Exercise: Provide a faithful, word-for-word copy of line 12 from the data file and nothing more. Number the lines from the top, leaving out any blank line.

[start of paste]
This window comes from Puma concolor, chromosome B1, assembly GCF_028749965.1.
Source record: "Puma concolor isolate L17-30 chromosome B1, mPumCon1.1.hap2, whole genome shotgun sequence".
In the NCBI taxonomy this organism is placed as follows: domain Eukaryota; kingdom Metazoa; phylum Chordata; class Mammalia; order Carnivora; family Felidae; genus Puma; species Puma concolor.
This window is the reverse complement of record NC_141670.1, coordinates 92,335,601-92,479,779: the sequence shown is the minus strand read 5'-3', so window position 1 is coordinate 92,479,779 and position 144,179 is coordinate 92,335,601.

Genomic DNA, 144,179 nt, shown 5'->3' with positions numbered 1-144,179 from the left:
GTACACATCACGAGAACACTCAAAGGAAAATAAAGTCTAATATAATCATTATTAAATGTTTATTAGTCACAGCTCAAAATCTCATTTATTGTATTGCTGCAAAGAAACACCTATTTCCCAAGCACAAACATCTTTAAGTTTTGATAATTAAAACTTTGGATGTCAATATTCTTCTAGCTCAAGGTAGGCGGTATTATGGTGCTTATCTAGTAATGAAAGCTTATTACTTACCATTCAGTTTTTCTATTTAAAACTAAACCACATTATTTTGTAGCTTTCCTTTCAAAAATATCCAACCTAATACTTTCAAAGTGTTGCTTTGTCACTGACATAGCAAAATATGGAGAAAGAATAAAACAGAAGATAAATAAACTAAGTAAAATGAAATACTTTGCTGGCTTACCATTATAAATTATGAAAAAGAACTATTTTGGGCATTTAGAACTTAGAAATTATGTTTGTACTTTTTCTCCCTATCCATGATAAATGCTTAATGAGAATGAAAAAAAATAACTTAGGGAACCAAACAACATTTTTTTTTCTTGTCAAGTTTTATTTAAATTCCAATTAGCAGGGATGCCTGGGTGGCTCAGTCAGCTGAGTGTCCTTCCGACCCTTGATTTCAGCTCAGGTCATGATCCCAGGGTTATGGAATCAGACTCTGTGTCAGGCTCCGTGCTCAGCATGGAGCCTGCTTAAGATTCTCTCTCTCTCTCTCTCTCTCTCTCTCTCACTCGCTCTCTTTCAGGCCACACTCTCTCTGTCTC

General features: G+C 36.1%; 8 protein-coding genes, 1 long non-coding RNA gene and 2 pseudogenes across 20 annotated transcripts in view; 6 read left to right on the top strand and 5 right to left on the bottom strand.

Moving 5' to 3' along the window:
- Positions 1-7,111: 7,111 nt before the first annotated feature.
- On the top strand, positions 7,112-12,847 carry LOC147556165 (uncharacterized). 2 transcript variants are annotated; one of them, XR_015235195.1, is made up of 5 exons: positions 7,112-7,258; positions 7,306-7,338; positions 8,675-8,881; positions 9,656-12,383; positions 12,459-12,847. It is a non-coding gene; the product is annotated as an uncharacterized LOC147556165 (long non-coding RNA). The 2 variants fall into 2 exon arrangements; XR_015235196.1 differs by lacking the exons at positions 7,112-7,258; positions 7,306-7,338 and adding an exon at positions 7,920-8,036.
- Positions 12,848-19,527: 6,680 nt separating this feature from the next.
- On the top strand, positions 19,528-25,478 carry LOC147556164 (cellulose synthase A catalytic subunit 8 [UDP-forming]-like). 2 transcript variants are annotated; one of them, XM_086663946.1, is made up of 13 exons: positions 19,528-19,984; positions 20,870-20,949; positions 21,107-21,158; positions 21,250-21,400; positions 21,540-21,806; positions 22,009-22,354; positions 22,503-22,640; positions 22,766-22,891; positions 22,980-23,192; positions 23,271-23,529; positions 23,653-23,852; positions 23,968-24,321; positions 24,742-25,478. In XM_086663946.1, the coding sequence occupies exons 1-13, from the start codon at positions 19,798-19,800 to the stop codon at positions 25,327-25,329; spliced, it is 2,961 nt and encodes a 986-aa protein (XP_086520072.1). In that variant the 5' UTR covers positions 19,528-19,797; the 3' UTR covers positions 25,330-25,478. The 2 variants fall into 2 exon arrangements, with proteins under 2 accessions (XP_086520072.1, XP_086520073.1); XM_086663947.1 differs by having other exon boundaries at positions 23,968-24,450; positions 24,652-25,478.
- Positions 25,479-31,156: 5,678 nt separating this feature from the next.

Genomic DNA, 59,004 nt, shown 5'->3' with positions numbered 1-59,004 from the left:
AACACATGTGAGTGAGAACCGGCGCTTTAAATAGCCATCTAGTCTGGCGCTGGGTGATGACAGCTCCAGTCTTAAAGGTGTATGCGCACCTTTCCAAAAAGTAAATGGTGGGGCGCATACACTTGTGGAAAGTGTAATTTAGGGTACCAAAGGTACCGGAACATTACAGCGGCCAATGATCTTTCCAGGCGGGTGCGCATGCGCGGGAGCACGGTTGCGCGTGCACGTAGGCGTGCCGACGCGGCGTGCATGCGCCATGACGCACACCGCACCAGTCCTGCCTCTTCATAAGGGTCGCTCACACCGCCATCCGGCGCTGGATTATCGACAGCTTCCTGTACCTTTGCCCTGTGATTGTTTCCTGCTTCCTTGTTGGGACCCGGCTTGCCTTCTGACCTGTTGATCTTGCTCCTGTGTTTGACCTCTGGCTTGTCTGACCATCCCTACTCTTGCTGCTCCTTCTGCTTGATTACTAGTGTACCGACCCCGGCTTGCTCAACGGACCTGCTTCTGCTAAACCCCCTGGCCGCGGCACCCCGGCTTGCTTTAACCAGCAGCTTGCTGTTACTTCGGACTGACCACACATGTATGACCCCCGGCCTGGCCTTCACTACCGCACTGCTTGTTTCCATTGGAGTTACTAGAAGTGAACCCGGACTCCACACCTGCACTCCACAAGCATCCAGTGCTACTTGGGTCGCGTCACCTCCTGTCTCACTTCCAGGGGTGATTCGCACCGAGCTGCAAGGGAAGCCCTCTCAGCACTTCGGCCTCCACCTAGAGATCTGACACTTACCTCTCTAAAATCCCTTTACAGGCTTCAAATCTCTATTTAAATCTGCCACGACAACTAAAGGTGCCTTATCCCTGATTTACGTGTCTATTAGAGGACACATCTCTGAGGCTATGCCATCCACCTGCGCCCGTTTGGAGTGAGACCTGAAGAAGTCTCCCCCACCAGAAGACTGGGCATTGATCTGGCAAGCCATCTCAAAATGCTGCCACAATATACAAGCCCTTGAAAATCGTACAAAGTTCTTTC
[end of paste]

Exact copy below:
- On the top strand, positions 19,528-25,478 carry LOC147556164 (cellulose synthase A catalytic subunit 8 [UDP-forming]-like). 2 transcript variants are annotated; one of them, XM_086663946.1, is made up of 13 exons: positions 19,528-19,984; positions 20,870-20,949; positions 21,107-21,158; positions 21,250-21,400; positions 21,540-21,806; positions 22,009-22,354; positions 22,503-22,640; positions 22,766-22,891; positions 22,980-23,192; positions 23,271-23,529; positions 23,653-23,852; positions 23,968-24,321; positions 24,742-25,478. In XM_086663946.1, the coding sequence occupies exons 1-13, from the start codon at positions 19,798-19,800 to the stop codon at positions 25,327-25,329; spliced, it is 2,961 nt and encodes a 986-aa protein (XP_086520072.1). In that variant the 5' UTR covers positions 19,528-19,797; the 3' UTR covers positions 25,330-25,478. The 2 variants fall into 2 exon arrangements, with proteins under 2 accessions (XP_086520072.1, XP_086520073.1); XM_086663947.1 differs by having other exon boundaries at positions 23,968-24,450; positions 24,652-25,478.